Insaporire: “to make tasty…what you do to draw out and develop the flavor of a single or several ingredients.”
This past week, the James Beard Foundation celebrated the legacy of old and new chef’s alike. All the celebration, James Beard Foundation Lifetime Achievement Award winner Marcella Hazan introduced fresh pure flavors of Italian cooking to Americans. Along with writing six cookbooks with her husband Victor, and teaching numerous cooking classes, she also introduced us to balsamic vinegar along with many others new “tasty” Italian ingredients.
She encouraged me and countless others to re-think how we cooked. What good was it to select good ingredients, if we did not really use our senses: vision, aroma, touch, sound, in order to make the food tasty, “insaporire?” Sounds ridiculously simple, doesn’t it, but to those home cooks and chefs eager to serve the best flavored sincere dishes, it was a most important concept that had to be understood and mastered. Her advice wowed us, her recommended new-to-us ingredients greatly expanded our repertoire and vision and ultimately, our finished dishes.
Vegetables especially, took on an entirely new meaning for many of us following her lead. She wrote that if blindfolded, and we tasted barely scalded green beans or broccoli or asparagus, it would be hard to tell which was which. Using Italian prepping, the best of each vegetable will produce a fuller flavor. It’s not surprising that in Italy, the richness and variety of vegetables take a prominent place as a first or second course and that for almost every meal, vegetables are an essential to the happy progression towards making a meal insapororie.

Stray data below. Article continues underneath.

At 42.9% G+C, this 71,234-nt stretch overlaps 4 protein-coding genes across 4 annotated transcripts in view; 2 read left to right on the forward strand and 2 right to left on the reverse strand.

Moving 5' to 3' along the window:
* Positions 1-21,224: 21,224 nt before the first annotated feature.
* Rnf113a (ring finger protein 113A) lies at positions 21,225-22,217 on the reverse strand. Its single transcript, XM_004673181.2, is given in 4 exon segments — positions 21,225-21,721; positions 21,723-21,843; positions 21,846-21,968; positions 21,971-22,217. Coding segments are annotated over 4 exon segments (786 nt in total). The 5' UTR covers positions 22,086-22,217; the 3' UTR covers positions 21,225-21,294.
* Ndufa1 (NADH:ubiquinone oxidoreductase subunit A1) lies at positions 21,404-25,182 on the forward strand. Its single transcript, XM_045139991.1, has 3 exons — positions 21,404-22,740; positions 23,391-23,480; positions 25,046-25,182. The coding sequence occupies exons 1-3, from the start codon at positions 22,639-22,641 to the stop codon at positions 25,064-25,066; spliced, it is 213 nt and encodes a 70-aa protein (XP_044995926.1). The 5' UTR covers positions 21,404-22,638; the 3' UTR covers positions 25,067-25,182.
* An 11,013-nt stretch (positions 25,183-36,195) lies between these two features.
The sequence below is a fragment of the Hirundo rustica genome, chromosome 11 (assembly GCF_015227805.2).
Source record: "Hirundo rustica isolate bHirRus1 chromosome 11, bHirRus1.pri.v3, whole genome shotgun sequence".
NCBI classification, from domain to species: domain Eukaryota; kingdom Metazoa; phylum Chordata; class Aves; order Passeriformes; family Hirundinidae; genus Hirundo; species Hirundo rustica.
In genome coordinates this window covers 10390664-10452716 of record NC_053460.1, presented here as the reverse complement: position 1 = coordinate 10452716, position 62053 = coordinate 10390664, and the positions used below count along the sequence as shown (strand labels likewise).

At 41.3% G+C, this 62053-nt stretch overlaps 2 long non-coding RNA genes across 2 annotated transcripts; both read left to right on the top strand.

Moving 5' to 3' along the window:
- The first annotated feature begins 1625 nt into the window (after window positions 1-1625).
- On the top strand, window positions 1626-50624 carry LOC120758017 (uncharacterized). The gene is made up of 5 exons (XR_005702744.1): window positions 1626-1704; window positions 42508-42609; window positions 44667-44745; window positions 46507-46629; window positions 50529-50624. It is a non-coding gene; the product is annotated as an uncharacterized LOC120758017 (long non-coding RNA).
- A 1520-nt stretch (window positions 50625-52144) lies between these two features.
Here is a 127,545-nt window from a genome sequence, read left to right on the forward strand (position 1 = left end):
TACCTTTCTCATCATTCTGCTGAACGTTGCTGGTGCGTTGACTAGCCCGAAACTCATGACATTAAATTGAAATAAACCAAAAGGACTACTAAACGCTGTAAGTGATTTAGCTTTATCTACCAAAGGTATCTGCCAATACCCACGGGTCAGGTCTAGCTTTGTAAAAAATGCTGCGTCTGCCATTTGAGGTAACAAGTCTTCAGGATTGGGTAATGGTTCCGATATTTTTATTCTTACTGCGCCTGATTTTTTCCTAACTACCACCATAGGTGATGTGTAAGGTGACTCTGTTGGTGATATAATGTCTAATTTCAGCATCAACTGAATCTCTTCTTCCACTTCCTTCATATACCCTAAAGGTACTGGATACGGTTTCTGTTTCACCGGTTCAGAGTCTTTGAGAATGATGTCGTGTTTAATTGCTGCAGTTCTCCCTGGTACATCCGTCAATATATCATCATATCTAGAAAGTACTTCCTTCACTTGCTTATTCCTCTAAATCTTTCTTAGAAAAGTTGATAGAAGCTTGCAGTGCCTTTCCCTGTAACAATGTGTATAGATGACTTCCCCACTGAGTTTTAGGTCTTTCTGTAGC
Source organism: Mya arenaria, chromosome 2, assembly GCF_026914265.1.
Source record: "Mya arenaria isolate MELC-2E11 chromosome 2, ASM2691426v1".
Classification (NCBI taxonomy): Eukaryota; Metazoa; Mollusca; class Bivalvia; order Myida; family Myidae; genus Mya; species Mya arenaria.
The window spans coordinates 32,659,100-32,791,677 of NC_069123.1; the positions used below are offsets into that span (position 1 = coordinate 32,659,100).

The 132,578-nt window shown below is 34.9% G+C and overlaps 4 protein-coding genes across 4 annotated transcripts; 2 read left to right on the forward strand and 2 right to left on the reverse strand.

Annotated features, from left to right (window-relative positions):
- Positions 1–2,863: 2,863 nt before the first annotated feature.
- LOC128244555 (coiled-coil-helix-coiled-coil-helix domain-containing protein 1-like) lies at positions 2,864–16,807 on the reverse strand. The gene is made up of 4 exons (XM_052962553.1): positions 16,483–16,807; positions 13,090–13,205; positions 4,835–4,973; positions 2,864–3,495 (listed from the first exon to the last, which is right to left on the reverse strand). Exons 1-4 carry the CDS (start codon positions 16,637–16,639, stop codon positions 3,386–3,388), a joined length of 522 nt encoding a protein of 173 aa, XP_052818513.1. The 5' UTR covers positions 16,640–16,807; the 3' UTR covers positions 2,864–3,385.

I also learned that blanching, as a prelude to insaporire is prerequisite step for vegetables like spinach, kale or chard. Blanching, then squeezing out as much water as possible, then adding it to a base of garlic, oil, onions (or bacon) does not dilute the base, but makes the dish insaporire.
How does that happen? By re-learning how to properly prep and draw flavors. For example, insaporire takes place as a result of another procedure called arrosolare. The root of the word is rosa, Italian for rose, the flower and hue. It means to cook something until it acquires a warm hue, not necessary rosy.
To begin, sautés onion or garlic in butter or oil over medium heat till it becomes a particular shade you need. Have patience to watch garlic so it doesn’t turn brown. That is called arrosolare. Add the next ingredient, coat well, when it opens and swells with the savors of onion or garlic or both, that is insaporire. Or, remember, when using heat you need to force an entry into the vegetables whose flavor you want to expand. By not using a brisk heat vegetables may simple soak up fat or taste flat or boiled. Insaporire at a lively heat makes the difference in a sauce that is fully developed with flavor or a bland one. Adding spice or turning up the garlic does not do it. It only produces a borrowed flavor rather than a true flavor.
I invite you to make your food tastier with Marcella’s Italian insaporire cooking techniques. You’ll think you’re in Italy. And, isn’t that a grand idea after a hard day.
P.S. visit usatoday.com to read about the humorous visit and four course dinner that Marcella and Victor Hazen had at the Olive Garden Restaurant.
To read more food insights written by Jma follow her at eatsavortaste.com